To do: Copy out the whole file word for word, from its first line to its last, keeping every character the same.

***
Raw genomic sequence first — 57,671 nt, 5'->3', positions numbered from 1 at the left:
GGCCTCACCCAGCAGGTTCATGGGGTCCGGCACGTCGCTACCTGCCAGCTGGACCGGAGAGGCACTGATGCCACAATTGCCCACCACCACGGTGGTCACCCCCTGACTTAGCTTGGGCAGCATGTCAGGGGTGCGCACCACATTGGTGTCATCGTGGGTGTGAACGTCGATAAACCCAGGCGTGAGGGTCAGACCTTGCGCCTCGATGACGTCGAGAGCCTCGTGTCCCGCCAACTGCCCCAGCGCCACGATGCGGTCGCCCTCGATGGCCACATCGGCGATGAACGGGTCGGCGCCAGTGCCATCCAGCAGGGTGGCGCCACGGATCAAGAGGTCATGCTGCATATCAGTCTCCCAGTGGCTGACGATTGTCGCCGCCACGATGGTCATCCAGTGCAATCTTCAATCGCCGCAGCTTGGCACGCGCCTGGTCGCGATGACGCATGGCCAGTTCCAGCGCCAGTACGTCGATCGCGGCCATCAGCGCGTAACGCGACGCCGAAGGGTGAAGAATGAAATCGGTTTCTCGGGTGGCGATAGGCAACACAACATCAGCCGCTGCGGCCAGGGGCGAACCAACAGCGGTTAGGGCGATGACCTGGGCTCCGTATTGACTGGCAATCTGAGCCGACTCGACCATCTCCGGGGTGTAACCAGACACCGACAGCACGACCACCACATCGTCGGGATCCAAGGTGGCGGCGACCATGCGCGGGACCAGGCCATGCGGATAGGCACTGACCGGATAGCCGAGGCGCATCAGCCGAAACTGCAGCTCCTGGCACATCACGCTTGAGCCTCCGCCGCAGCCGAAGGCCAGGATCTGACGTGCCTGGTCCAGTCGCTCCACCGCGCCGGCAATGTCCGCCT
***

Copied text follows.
Raw genomic sequence first — 57,671 nt, 5'->3', positions numbered from 1 at the left:
GGCCTCACCCAGCAGGTTCATGGGGTCCGGCACGTCGCTACCTGCCAGCTGGACCGGAGAGGCACTGATGCCACAATTGCCCACCACCACGGTGGTCACCCCCTGACTTAGCTTGGGCAGCATGTCAGGGGTGCGCACCACATTGGTGTCATCGTGGGTGTGAACGTCGATAAACCCAGGCGTGAGGGTCAGACCTTGCGCCTCGATGACGTCGAGAGCCTCGTGTCCCGCCAACTGCCCCAGCGCCACGATGCGGTCGCCCTCGATGGCCACATCGGCGATGAACGGGTCGGCGCCAGTGCCATCCAGCAGGGTGGCGCCACGGATCAAGAGGTCATGCTGCATATCAGTCTCCCAGTGGCTGACGATTGTCGCCGCCACGATGGTCATCCAGTGCAATCTTCAATCGCCGCAGCTTGGCACGCGCCTGGTCGCGATGACGCATGGCCAGTTCCAGCGCCAGTACGTCGATCGCGGCCATCAGCGCGTAACGCGACGCCGAAGGGTGAAGAATGAAATCGGTTTCTCGGGTGGCGATAGGCAACACAACATCAGCCGCTGCGGCCAGGGGCGAACCAACAGCGGTTAGGGCGATGACCTGGGCTCCGTATTGACTGGCAATCTGAGCCGACTCGACCATCTCCGGGGTGTAACCAGACACCGACAGCACGACCACCACATCGTCGGGATCCAAGGTGGCGGCGACCATGCGCGGGACCAGGCCATGCGGATAGGCACTGACCGGATAGCCGAGGCGCATCAGCCGAAACTGCAGCTCCTGGCACATCACGCTTGAGCCTCCGCCGCAGCCGAAGGCCAGGATCTGACGTGCCTGGTCCAGTCGCTCCACCGCGCCGGCAATGTCCGCCT